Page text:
Wednesday, April 04, 2007

The Tragedy of John McCain

During my years as a banquet waiter, I met or was in the presence of many politicians including every President starting with Gerald Ford. Granted some were out of office or were just campaigning to get in at the time. It got so common to meet these big shots from many different fields that I used to imagine a wish list of people I wanted to meet next. For example, in sports, after Mohammed Ali came through town, and I got my picture taken with him, there was a time when I hoped to meet Joe Montana. It was just a little mental game to try and keep the job interesting. Montana never made it here, although I did meet Jerry Rice.

For years, the politician I most wanted to meet was John McCain. What a tremendous example of courage. Who can look at that film of him right after he was captured in North Vietnam and not be amazed at how much personal strength he showed? That is some remarkable footage. He just seemed to intersect with history on an elevated level. Then there's the footage from when he was right in the middle of that horrendous fire on the aircraft carrier from that era. This guy just seemed to have been picked for a starring role.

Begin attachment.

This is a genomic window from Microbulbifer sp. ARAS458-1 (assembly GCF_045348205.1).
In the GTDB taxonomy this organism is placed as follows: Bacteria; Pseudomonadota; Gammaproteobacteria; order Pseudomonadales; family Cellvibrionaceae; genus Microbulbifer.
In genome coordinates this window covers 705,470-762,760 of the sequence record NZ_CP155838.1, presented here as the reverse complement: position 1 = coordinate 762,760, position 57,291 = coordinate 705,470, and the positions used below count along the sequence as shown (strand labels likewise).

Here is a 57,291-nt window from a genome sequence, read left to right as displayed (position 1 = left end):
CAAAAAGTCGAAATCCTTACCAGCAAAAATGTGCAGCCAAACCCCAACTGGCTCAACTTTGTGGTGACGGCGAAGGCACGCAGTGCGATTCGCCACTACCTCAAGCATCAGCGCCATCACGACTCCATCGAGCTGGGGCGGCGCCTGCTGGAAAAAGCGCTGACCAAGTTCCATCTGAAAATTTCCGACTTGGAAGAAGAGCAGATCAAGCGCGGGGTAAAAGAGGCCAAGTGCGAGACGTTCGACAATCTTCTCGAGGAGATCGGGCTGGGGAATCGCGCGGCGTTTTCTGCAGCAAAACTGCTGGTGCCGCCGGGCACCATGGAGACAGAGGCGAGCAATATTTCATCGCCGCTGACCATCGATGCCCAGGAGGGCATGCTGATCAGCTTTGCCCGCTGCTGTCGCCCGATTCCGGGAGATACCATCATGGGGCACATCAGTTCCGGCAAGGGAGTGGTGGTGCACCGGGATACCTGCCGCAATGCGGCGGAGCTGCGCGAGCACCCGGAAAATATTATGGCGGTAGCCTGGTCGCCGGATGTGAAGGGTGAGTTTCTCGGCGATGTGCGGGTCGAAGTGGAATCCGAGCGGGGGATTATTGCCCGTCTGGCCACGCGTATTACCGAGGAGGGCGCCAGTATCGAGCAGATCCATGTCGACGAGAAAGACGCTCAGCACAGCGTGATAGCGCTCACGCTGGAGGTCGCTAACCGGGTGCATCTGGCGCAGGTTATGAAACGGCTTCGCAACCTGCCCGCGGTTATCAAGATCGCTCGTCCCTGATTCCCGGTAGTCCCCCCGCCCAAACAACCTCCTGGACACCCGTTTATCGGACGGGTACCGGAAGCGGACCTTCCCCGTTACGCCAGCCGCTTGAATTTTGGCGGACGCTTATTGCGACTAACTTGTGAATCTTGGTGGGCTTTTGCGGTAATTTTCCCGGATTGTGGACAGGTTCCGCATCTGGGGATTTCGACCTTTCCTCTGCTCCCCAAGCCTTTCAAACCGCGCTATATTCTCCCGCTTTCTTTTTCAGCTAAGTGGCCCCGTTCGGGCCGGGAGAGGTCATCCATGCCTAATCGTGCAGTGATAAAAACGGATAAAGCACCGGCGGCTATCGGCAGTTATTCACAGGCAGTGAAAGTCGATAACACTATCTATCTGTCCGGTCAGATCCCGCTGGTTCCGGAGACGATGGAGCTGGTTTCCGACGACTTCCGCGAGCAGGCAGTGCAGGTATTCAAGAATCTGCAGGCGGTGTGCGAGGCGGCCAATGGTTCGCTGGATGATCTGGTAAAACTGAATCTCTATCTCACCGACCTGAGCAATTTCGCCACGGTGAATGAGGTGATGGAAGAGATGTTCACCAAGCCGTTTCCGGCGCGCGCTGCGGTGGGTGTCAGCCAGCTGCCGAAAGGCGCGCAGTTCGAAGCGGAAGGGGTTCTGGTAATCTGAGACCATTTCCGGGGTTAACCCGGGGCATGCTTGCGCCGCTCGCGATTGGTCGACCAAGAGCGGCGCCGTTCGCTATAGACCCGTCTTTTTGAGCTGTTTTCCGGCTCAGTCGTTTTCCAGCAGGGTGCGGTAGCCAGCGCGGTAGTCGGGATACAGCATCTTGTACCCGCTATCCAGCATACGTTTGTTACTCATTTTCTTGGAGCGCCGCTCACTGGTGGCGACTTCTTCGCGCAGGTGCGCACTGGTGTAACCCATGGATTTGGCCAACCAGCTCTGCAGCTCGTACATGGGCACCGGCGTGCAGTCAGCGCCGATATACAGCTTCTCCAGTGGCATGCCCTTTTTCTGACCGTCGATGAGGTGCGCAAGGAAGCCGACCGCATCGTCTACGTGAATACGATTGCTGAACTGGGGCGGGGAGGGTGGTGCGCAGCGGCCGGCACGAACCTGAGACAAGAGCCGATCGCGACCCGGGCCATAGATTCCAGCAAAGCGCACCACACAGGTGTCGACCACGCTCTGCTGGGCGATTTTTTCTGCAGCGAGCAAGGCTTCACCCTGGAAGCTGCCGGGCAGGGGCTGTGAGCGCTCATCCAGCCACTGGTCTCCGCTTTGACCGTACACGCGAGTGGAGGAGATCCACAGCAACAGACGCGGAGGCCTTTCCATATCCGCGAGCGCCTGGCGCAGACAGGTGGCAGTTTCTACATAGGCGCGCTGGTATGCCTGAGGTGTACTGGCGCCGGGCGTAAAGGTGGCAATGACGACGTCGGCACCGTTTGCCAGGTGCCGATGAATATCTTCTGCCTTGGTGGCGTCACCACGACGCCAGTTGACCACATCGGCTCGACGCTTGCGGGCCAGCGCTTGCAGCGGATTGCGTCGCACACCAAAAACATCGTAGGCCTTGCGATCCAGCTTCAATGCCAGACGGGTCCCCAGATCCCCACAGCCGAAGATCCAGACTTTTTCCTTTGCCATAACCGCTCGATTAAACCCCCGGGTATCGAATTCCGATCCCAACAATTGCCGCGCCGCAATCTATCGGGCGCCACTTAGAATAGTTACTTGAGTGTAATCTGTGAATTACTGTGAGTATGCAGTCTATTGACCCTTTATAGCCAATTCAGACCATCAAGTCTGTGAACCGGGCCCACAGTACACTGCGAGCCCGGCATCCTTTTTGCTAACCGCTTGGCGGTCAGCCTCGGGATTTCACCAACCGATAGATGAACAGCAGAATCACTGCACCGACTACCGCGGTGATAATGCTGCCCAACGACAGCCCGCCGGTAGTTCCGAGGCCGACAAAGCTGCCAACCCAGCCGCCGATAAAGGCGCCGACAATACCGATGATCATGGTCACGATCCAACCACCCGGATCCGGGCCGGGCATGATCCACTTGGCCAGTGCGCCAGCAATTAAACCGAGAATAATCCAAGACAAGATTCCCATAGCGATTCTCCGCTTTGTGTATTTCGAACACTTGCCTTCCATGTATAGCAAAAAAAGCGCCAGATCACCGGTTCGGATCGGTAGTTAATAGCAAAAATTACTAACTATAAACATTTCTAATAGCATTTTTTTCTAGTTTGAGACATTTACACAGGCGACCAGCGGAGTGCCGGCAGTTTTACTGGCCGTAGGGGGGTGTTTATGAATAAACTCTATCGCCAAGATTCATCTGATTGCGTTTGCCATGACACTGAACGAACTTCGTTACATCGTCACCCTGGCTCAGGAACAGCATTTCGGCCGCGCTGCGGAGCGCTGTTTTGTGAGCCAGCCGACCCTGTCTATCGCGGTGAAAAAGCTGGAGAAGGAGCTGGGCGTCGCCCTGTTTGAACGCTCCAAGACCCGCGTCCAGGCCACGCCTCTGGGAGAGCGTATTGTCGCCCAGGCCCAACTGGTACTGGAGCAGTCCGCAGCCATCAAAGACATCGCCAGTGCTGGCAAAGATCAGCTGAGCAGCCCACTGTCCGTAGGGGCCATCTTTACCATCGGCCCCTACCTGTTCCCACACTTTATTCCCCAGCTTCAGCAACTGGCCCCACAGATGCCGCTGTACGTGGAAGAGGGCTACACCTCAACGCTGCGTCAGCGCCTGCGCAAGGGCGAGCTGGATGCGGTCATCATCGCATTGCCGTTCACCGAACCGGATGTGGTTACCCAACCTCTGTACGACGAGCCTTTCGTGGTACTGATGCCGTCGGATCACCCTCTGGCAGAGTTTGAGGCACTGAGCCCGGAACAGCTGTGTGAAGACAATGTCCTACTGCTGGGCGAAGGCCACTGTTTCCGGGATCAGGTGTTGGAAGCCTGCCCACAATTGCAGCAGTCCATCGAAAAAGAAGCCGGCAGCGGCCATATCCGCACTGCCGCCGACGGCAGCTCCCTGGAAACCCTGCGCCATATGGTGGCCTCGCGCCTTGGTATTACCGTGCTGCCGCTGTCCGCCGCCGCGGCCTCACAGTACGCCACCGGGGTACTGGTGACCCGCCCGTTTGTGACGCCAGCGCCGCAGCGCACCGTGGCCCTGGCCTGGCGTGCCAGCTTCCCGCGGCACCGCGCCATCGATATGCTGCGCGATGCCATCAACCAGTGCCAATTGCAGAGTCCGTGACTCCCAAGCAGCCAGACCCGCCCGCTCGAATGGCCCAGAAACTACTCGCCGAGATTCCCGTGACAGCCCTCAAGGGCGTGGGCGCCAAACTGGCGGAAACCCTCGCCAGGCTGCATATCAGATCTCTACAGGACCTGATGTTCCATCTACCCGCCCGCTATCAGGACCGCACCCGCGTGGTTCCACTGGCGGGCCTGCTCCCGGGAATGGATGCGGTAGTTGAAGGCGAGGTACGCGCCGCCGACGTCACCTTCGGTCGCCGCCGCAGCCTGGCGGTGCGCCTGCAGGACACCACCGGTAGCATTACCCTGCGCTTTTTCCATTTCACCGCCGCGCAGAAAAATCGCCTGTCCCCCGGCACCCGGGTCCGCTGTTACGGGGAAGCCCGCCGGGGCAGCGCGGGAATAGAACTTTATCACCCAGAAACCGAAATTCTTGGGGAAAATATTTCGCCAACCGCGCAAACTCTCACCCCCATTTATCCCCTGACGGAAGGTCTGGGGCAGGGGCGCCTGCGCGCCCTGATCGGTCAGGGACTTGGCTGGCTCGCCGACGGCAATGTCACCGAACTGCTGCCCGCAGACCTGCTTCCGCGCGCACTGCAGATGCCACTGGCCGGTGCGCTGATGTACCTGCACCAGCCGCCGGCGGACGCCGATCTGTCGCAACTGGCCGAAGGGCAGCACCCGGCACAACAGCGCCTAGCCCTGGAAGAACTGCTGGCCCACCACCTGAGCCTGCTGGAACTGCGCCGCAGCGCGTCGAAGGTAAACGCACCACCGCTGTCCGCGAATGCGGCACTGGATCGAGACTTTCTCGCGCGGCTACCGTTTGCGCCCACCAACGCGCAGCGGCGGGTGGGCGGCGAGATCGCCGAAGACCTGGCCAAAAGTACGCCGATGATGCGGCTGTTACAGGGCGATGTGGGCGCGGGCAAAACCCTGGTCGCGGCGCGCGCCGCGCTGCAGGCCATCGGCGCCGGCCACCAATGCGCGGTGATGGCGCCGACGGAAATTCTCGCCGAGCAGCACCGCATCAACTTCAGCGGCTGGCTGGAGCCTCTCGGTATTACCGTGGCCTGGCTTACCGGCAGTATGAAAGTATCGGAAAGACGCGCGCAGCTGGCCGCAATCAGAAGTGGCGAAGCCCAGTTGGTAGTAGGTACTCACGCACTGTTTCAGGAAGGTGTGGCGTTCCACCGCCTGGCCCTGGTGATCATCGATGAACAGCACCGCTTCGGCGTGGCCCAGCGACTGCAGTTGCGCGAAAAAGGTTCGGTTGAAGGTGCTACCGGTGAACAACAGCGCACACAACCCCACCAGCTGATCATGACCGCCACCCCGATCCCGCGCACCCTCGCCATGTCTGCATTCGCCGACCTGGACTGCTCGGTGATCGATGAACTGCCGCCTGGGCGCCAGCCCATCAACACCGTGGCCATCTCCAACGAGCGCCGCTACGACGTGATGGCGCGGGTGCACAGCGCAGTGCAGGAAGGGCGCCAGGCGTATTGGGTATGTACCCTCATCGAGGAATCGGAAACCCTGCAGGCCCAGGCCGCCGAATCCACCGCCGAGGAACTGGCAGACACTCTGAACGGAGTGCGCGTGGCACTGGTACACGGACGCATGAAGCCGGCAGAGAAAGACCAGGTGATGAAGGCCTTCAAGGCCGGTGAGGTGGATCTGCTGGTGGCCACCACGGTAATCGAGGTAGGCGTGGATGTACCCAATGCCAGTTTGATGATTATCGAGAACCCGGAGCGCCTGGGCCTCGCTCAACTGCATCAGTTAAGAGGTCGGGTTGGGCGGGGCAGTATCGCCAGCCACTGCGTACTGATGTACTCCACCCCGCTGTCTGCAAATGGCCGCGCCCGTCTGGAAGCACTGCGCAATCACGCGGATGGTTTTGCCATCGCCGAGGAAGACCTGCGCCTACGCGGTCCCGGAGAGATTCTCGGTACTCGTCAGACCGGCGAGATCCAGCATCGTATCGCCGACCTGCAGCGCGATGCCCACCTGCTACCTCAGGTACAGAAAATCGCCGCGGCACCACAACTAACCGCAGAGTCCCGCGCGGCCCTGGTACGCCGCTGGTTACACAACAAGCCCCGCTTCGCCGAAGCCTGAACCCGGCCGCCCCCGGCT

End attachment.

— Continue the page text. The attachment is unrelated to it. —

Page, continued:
Indeed, John McCain was everything George W. Bush was not, so when McCain won the New Hampshire primary in 2000, the wretched attack dogs of Karl Rove and company went after this genuine American hero in South Carolina in a way that made even seasoned political operatives gag. One of the great "what-if's" is the missed opportunity we faced by not having McCain carry his momentum in New Hampshire to the Republican nomination.